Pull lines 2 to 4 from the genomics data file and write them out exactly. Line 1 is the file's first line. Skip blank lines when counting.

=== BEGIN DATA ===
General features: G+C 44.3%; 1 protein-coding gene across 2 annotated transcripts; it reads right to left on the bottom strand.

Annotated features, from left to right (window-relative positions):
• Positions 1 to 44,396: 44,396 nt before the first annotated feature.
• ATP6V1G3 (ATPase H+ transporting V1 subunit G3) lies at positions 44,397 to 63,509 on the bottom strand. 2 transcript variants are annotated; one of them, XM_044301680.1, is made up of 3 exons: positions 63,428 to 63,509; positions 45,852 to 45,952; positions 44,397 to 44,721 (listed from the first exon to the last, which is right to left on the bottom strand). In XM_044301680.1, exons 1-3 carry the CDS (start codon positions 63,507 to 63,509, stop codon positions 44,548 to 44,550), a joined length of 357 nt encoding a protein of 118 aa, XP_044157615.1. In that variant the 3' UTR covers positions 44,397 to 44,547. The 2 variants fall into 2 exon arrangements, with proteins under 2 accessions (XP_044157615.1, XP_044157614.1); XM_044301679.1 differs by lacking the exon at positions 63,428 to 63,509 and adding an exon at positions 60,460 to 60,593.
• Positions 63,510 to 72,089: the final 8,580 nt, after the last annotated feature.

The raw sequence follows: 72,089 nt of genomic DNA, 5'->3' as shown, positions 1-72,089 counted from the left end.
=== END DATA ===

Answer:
Annotated features, from left to right (window-relative positions):
• Positions 1 to 44,396: 44,396 nt before the first annotated feature.
• ATP6V1G3 (ATPase H+ transporting V1 subunit G3) lies at positions 44,397 to 63,509 on the bottom strand. 2 transcript variants are annotated; one of them, XM_044301680.1, is made up of 3 exons: positions 63,428 to 63,509; positions 45,852 to 45,952; positions 44,397 to 44,721 (listed from the first exon to the last, which is right to left on the bottom strand). In XM_044301680.1, exons 1-3 carry the CDS (start codon positions 63,507 to 63,509, stop codon positions 44,548 to 44,550), a joined length of 357 nt encoding a protein of 118 aa, XP_044157615.1. In that variant the 3' UTR covers positions 44,397 to 44,547. The 2 variants fall into 2 exon arrangements, with proteins under 2 accessions (XP_044157615.1, XP_044157614.1); XM_044301679.1 differs by lacking the exon at positions 63,428 to 63,509 and adding an exon at positions 60,460 to 60,593.